Attachment theory is the psychological consideration of relationships between humans.
Understanding it in detail will, theoretically, help you to build stronger, better relationships.
If this sounds like something you want, here are some of the best books on attachment theory to get you started.
Best Books on Attachment Theory
1. Attached: The New Science of Adult Attachment and How it Can Help You Find – and Keep – Love by Amir Levine and Rachel Heller
The key to this book is that it explains why some people find relationships effortless, while others struggle with them. By identifying these two groups, readers can then work out how to improve.
Technically, the book uses three categories, but they divide into the two mentioned above. It follows these definitions with a road map for each, making it easy to understand the way forwards.
Attached switches between questionnaires, examples, tips and case studies to make for a more interactive read.
The book focuses solely on loving relationships rather than friendships or interactions with others. So, while the advice is well contextualised and easy to read, it’s not applicable to anything outside a romantic relationship.
- Good use of examples and case studies.
- Easy to understand attachment theory.
- Written by two experienced social psychologists.
- Doesn’t offer advice outside of romantic relationships.
2. Wired for Love by Stan Tatkin
As the title suggests, this book works on the basis that we’re all programmed to love but might struggle with finding a loving relationship. It uses attachment theory to unpack and contextualize the way your partner thinks.
It does so by setting up the concepts of a warring brain and a loving brain. In short, a warring brain favours conflict, whereas a loving brain favours understanding.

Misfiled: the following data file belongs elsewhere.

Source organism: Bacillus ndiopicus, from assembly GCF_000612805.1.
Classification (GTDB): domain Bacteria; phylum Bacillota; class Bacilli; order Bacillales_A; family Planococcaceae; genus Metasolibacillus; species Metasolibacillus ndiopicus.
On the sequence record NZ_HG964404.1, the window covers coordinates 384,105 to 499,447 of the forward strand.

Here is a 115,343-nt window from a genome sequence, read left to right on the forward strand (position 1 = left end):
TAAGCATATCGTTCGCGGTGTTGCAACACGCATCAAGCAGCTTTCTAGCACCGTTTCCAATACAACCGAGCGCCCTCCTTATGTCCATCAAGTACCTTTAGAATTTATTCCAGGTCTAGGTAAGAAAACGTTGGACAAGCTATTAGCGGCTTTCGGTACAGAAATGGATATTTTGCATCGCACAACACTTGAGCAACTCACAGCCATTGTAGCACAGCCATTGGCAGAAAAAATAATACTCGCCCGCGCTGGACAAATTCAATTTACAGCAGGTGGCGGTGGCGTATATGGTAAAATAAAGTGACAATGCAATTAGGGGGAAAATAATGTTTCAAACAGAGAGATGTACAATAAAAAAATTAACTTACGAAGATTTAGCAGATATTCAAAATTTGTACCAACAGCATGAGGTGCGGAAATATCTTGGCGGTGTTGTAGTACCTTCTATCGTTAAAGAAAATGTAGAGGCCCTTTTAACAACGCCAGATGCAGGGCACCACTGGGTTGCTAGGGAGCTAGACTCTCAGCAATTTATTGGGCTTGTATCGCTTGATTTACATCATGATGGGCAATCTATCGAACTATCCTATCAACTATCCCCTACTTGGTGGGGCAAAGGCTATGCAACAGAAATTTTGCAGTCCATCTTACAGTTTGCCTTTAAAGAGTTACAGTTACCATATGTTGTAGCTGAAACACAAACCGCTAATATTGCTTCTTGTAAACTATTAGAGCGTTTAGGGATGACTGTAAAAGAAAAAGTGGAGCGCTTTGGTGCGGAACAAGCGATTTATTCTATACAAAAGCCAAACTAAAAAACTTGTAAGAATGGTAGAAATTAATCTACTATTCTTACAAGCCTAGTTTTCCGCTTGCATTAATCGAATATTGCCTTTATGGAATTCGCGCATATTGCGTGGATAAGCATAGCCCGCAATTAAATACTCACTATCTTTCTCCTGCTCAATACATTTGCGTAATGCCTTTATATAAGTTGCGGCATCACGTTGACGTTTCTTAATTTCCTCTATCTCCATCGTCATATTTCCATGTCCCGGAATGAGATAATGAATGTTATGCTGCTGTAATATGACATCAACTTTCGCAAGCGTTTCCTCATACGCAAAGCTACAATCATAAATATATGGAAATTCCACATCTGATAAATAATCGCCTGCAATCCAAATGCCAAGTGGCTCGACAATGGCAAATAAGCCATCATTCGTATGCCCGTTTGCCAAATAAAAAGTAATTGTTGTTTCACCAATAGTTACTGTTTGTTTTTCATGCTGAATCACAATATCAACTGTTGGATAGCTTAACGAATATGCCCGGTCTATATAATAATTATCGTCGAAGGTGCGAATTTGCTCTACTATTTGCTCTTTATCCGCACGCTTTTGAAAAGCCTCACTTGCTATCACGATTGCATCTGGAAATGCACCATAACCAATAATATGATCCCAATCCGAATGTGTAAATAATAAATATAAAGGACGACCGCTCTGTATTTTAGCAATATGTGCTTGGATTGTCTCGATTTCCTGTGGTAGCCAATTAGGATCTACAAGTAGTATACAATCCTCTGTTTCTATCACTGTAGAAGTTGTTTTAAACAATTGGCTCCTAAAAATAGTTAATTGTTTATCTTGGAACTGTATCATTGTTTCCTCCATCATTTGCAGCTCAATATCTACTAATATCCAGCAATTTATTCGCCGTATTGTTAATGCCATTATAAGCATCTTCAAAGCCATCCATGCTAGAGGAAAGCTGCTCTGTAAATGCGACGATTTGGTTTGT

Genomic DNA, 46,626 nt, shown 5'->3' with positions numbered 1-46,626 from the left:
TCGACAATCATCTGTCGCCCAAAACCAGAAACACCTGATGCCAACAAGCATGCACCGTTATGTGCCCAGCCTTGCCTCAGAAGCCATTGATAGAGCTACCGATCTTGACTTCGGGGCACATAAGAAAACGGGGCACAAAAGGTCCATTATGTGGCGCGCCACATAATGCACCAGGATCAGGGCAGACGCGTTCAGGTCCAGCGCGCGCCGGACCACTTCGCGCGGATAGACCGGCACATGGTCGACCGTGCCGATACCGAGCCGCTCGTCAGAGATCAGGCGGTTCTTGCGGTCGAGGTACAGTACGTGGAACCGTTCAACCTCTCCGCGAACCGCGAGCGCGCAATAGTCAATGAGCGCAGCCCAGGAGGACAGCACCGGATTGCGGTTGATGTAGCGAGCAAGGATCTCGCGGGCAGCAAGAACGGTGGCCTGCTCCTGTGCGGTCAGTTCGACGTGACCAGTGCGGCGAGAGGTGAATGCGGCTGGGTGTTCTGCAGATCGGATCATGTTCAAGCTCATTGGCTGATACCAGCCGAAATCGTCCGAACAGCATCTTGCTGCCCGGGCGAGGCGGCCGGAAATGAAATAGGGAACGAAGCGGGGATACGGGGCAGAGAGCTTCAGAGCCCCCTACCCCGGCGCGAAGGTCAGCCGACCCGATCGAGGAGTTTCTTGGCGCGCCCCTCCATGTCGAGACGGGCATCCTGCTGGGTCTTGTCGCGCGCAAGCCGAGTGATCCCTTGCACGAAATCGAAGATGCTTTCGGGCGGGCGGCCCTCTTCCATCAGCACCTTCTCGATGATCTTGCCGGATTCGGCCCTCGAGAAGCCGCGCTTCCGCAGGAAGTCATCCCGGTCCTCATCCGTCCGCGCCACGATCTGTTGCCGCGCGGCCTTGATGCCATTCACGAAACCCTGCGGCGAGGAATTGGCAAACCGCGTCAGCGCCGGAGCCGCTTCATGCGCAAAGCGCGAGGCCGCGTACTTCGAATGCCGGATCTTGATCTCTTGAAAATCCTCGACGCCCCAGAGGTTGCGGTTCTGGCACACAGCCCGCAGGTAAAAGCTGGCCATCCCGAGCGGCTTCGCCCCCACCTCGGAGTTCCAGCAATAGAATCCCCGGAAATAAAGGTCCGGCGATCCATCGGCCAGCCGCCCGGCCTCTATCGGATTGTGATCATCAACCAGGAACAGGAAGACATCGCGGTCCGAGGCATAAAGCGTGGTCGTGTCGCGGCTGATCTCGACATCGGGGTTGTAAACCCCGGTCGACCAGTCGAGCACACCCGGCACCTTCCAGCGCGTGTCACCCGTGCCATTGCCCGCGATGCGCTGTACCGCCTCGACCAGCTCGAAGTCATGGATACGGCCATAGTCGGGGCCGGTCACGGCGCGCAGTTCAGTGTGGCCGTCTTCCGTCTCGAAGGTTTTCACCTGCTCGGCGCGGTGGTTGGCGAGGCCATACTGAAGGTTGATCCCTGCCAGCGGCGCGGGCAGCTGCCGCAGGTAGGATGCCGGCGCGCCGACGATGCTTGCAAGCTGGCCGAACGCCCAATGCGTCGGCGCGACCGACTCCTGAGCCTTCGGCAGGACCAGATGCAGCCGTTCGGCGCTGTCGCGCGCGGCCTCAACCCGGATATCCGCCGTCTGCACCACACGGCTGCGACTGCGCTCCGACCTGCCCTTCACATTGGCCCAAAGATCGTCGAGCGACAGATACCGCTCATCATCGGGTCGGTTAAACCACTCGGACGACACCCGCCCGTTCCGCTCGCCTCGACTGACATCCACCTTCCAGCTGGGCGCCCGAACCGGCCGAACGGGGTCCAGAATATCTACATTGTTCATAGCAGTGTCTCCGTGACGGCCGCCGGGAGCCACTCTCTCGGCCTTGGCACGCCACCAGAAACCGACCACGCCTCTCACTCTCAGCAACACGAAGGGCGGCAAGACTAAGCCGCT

At its most basic level, the book teaches the reader to communicate better in their relationship. It also provides helpful tips for diffusing situations and identifying areas of behaviour to improve.
While not a major disadvantage, both partners must read the book for it to work properly. So, much like couples counselling, it won’t do wonders if one party isn’t willing to engage.
- Sets up clear concepts to help understand a relationship.
- Uses attachment theory and neurobiology.
- Favours communication and diffusion above all.
- Requires both partners to engage.
3. The Power of Attachment: How to Create Deep and Lasting Intimate Relationships by Diane Heller
The key message of this book is that overwhelming incidents affect how we form relationships. The trauma caused by these events leads to grief and fear, which influence how we interact with others.
It provides insights into how you can heal from trauma and begin to form closer, more meaningful attachments. This is the main benefit that it offers over many other attachment theory titles. It focuses specifically on the impact of trauma, something many have to deal with.
Heller combines personal experience, exercises, and information from her academic career to produce a book that’s clear, compassionate, and easy to work with.